Personally I'd rather see cycle lanes seperate to road traffic abolished, and roads lanes made wide enough to allow cars to drive in them and cyclists to cycle in them at the same time, would put the onus back on the motorist to drive safely rather than the cyclist to stay in their narrow little lane and emphasise that we are a legitimate road user, not a special class that needs its own little space.
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  • chuckcork wrote:
    Personally I'd rather see cycle lanes seperate to road traffic abolished, and roads lanes made wide enough to allow cars to drive in them and cyclists to cycle in them at the same time, would put the onus back on the motorist to drive safely rather than the cyclist to stay in their narrow little lane and emphasise that we are a legitimate road user, not a special class that needs its own little space.

    I was reading the minutes of a Select Committee for Transport from May this year, and an advisor for the Association of British Drivers repeated this point of view in his answer to Q263.

    This after the questioning turned to safety, and he said this:
    [Answer to q259]'Obviously, all road users are entitled to use the roads to get to where they want to go and there has to be a balance between the different road users and obviously that balance changes depending where on the road network one is. Clearly, on motorways you would expect the right of way to go to motor vehicles and in town centres you would expect it largely to go to pedestrians and, to a certain extent, cyclists..'

    The problem is that there are so many different interests and points of view on the same issue that I suspect that there is no 'right answer'. Clearly cycle lanes developed out of a perceived need to protect cyclists, but whether they do this is another matter.

    Personally, for one of the few times in my life I am giving serious thought to what an advisor to a motorists' group has to say. To paraphrase his argument: over-designing roads/cycle lanes and over-emphasising speed limits makes it easier for road users to forget that to drive safely they need to moderate their behaviour according to the circumstances. That is, it is not enough merely to obey the speed limit.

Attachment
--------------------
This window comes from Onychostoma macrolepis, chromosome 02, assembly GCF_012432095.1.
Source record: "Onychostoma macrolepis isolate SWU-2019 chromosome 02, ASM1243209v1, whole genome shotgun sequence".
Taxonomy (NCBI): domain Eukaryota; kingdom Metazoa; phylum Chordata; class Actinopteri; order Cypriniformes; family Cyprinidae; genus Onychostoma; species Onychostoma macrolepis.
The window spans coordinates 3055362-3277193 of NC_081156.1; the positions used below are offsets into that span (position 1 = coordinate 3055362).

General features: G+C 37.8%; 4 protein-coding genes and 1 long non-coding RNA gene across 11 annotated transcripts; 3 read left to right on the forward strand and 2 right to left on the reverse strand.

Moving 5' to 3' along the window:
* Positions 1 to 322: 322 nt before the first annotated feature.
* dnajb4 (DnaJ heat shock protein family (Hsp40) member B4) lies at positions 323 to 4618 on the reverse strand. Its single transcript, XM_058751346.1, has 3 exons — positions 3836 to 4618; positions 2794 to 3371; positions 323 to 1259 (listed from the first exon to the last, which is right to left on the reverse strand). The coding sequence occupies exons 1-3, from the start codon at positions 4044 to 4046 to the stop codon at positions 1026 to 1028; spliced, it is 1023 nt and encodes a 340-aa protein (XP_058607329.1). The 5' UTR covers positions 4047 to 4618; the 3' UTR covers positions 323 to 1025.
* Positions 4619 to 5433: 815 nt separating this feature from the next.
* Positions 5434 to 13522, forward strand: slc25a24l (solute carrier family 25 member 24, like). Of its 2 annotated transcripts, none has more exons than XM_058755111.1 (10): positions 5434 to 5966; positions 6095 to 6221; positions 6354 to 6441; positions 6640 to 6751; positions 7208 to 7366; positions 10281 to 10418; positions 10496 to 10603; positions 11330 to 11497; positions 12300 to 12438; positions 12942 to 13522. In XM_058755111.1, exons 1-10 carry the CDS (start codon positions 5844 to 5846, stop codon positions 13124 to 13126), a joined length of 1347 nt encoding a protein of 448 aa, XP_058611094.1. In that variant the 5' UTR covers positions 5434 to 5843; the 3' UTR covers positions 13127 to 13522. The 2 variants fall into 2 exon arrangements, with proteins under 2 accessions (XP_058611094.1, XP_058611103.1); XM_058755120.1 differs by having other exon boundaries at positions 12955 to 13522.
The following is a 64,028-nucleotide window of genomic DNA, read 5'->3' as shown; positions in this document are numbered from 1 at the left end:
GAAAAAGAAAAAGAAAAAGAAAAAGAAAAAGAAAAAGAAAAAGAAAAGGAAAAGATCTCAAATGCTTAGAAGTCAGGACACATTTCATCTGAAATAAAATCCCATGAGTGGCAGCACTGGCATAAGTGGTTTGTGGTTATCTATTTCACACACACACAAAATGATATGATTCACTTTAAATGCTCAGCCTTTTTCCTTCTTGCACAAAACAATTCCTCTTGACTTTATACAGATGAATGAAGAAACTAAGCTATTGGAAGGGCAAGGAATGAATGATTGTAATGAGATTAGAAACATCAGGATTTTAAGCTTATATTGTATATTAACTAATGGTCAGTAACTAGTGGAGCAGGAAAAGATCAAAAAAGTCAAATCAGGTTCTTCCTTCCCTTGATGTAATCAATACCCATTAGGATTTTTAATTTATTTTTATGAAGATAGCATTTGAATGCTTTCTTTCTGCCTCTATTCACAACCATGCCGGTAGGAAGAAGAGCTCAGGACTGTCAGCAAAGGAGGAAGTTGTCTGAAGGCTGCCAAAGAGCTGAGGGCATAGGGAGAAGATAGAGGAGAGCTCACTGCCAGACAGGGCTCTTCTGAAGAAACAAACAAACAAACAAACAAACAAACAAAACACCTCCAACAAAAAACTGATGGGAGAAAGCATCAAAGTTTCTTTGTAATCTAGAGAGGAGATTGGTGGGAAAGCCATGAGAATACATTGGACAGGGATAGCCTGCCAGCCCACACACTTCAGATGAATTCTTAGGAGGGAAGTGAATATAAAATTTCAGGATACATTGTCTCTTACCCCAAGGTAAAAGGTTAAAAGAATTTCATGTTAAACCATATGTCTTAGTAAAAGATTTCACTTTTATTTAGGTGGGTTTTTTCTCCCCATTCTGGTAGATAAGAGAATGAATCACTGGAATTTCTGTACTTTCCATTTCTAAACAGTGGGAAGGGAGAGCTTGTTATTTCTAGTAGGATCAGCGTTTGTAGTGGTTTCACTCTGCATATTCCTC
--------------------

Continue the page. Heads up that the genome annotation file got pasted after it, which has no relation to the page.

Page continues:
The whole Select Committee discussion makes interesting reading (if you have a lot of time to kill).
  • AndyMancAndyManc Posts: 1,393
    gtvlusso wrote:
    Well - should they? Allot of vehicles are in them, don't realise they are there - are they worth the bother of painting them? Answers on a postcard, please....or a post on here..

    Raised cycle lanes you mean , if they are enforced ..... they don't stop vehicles parking in them , they just drive up the kerb.

    They need to make the kerb bigger so they rip their exhaust off :)

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  • prj45prj45 Posts: 2,208
    Should cycle lanes be kerbed off?

    No no, no no, no,no, no no no no no, no no, no.

    I don't even like cycle lanes on roads, I'd happily seen them all ripped up tomorrow and replaced with nothing more than bike signs, no dividing lines.

    Cyclists, motorists, pedestrians and car drivers have got to learn to share the road or we're never going to get anywhere.
  • KaydeeKaydee Posts: 16
    chuckcork wrote:
    Personally I'd rather see cycle lanes separate to road traffic abolished, and roads lanes made wide enough to allow cars to drive in them and cyclists to cycle in them at the same time, would put the onus back on the motorist to drive safely rather than the cyclist to stay in their narrow little lane and emphasise that we are a legitimate road user, not a special class that needs its own little space.

    Hear hear!
  • chuckcorkchuckcork Posts: 1,471
    Kaydee wrote:
    chuckcork wrote: